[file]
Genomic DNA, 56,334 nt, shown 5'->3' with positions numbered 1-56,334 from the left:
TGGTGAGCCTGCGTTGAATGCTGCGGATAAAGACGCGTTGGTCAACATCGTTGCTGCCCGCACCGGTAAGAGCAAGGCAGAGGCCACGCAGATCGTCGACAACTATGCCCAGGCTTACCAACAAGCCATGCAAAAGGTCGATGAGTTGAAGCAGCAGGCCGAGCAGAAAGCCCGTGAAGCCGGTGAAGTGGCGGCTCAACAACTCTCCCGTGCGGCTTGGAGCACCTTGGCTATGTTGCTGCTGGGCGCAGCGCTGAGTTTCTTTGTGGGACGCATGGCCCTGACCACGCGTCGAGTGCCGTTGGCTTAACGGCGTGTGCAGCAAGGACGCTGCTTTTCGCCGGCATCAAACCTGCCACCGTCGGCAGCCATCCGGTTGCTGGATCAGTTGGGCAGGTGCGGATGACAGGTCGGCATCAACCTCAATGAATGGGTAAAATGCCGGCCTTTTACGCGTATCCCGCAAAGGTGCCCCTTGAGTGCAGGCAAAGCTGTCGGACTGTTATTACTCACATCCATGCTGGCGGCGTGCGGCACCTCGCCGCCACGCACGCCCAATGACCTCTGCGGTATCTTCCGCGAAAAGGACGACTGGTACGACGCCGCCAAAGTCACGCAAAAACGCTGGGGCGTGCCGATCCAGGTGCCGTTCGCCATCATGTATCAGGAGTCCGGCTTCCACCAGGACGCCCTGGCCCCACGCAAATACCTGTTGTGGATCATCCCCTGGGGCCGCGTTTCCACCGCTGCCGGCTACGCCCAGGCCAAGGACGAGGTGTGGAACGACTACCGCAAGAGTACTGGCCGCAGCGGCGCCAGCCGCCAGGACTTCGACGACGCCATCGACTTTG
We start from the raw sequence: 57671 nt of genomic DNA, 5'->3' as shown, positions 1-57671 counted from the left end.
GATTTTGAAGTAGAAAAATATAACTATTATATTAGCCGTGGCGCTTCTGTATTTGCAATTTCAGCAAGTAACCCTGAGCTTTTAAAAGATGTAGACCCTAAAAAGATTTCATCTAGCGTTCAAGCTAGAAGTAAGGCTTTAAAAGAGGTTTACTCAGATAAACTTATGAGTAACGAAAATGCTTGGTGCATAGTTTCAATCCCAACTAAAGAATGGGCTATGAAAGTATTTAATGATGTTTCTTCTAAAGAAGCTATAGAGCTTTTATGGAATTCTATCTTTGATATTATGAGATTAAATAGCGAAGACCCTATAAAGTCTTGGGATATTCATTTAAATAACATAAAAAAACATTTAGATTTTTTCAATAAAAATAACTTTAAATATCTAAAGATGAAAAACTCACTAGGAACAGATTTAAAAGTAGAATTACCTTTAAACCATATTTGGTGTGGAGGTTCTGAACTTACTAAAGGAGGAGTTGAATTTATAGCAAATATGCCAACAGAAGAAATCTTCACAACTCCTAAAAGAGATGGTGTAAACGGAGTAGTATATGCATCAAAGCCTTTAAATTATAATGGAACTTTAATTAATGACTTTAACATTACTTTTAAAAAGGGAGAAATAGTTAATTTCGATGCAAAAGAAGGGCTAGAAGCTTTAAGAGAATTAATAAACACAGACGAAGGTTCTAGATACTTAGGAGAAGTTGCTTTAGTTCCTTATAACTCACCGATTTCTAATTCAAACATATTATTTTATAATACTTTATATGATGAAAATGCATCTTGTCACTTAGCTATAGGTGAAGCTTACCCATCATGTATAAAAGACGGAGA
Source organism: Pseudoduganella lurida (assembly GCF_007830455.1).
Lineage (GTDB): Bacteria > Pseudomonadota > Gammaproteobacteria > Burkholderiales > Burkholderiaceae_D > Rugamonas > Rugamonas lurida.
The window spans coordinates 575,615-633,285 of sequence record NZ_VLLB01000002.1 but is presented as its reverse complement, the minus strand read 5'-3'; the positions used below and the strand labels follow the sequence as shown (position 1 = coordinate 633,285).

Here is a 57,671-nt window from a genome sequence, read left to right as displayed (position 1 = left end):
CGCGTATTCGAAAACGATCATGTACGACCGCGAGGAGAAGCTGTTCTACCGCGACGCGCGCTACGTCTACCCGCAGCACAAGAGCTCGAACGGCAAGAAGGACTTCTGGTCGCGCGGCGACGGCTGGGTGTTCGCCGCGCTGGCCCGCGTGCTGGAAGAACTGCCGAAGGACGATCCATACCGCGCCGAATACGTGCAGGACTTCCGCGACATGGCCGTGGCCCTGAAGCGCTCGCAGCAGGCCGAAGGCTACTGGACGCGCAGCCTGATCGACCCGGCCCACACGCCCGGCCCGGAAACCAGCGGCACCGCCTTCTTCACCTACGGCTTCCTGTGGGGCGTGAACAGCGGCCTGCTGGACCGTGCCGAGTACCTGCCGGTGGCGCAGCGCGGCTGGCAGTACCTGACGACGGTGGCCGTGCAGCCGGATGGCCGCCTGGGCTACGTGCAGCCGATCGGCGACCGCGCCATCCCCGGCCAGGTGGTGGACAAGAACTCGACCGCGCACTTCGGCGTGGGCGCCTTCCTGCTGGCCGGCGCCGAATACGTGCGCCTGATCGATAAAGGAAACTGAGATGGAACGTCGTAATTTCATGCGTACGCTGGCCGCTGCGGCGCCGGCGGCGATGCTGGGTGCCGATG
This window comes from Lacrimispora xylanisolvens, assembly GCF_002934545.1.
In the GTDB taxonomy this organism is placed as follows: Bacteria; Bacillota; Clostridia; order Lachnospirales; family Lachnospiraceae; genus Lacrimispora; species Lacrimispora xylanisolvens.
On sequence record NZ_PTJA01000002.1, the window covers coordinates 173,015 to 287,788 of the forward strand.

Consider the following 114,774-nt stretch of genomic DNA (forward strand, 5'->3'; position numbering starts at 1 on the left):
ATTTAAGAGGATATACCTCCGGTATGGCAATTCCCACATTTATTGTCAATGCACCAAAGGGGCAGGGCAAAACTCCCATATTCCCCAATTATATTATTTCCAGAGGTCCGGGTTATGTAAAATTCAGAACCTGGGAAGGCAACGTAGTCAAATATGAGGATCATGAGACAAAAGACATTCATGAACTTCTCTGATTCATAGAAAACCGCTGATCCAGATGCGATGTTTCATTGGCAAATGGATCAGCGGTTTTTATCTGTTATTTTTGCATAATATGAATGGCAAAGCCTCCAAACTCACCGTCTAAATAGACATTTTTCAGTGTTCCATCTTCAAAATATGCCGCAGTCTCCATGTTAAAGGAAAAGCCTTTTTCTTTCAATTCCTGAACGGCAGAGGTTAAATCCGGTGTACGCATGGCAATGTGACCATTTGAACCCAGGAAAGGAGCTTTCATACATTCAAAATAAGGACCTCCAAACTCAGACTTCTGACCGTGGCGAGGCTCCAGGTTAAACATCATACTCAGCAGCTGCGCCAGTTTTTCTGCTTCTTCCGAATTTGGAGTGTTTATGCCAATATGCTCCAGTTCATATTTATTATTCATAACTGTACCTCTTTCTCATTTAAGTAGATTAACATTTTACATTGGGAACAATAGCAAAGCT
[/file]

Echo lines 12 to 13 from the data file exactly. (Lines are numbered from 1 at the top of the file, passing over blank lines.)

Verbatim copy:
On sequence record NZ_PTJA01000002.1, the window covers coordinates 173,015 to 287,788 of the forward strand.

Consider the following 114,774-nt stretch of genomic DNA (forward strand, 5'->3'; position numbering starts at 1 on the left):